• Construction. Construction is one of the fastest growing industries using eLearning due to the rising need for engineers and contractors to access information in external environments and remote locations. The complexity of the construction industry has increased due to architectural design changes, environmental considerations, government regulations, and national building codes.

Finally, technological advancements are driving the adaptation of eLearning by corporations. SMAC (Social, Mobile, Analytics and Cloud) are the four technologies currently driving business innovation [2].

Screen Shot 2020-09-20 at 11.42.47

Emerging technologies and new approaches that L&D professionals are excited for [12]

  1. 3rd Annual 2019 Workplace learning Report, LinkedIn Learning. Available online:

  2. eLearning Market Trends and Forecast 2017-2021, docebo. Available online:

  3. Corporate E-Learning Market 2020-2024 | Reduction in Employee Training Cost for Employers to Boost Growth | Technavio. BusinessWire. Available online:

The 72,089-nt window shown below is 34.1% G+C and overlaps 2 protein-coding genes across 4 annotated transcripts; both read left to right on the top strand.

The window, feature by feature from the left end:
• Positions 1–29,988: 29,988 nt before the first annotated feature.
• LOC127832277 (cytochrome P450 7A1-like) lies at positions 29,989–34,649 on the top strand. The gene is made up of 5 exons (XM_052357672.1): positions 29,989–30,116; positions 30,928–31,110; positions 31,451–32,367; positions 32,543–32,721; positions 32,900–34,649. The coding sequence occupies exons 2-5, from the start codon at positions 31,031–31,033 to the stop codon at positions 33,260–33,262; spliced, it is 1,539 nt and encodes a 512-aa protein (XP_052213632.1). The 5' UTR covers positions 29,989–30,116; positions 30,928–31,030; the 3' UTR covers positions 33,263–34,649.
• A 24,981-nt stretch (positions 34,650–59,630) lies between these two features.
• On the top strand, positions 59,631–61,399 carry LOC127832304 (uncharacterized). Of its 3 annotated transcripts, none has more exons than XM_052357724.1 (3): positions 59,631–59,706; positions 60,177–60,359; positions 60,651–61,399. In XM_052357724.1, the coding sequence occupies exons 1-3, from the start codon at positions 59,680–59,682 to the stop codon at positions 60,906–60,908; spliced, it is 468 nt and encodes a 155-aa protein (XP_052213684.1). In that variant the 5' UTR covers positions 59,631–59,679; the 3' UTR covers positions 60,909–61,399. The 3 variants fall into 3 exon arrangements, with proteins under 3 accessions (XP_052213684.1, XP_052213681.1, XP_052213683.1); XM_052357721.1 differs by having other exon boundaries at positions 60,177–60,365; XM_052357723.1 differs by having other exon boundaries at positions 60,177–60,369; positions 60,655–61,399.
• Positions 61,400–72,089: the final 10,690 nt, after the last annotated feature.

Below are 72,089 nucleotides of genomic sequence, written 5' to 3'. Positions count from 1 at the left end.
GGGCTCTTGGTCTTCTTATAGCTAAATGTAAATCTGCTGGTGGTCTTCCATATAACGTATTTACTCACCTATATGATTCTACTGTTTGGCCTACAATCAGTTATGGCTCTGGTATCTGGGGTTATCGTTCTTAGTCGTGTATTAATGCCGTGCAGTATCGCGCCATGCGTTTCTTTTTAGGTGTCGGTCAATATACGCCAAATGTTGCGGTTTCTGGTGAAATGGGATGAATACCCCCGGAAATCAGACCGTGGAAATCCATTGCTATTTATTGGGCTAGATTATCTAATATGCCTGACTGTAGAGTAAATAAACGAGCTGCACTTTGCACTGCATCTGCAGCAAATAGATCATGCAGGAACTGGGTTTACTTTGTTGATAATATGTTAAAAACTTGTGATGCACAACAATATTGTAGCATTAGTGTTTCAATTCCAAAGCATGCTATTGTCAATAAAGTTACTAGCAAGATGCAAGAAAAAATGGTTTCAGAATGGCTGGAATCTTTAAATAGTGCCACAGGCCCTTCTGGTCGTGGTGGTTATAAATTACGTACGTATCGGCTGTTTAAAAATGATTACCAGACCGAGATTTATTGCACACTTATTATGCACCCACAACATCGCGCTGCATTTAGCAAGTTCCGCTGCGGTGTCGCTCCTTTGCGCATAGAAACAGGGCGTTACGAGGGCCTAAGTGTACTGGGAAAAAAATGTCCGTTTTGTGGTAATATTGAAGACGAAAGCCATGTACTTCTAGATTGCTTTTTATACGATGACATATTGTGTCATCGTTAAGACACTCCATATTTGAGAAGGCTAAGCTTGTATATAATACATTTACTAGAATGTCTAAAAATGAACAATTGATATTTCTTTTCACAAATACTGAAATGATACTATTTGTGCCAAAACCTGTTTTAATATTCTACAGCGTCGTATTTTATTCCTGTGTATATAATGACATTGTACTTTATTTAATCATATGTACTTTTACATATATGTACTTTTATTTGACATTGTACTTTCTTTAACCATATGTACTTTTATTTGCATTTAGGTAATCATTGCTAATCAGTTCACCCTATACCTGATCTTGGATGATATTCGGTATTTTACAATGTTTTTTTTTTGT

4. 6 States Now Mandate Sexual Harassment Prevention Training, by Matthew C. Berger for Workforce. Available online:

  5. 2019 State-specific sexual harassment training requirements (United States), By Agnes Herba. Available online:

  6. U.S. E-Learning Market Report, 2026. Global Market Insights:

  7. How LinkedIn Learning Helped Kellogg Advance Toward an Integrated Learning Culture, by Paul Petrone. Available online:

  8. 98% of All Companies Plan to Use E-Learning by 2020 with Opportunities for Small Biz, by Shubhomita Bose for Small Business Trends, Available online:

  9. Enterprise E-Learning Trends 2020: A New Era of Learning, Docebo. Available online:,new%20era%20for%20enterprise%20learning.&text=Emerging%20technology%20trends%20in%20the,play%20to%20ensure%20ongoing%20success.

  10. Job Security, Wage Stagnation, and the Quest for Top Talent, Aberdeen Group. Available online:

  11. Education and Training Market Analysis: Immediate and Systemic Impact of COVID-19, May 2020 by William Blair & Company.

  12. Workforce and Learning Trends 2020, CopmTIA: A Soft Skills Gap Is Bringing a New Focus On Challenges and Solutions. Available Online:

  13. Jobs lost, jobs gained: What the future of work will mean for jobs, skills, and wages. McKinsey & Company. Available online:

  14. What’s Trending in Corporate Learning Analytics for 2019? Corporate Learning Week. Available online: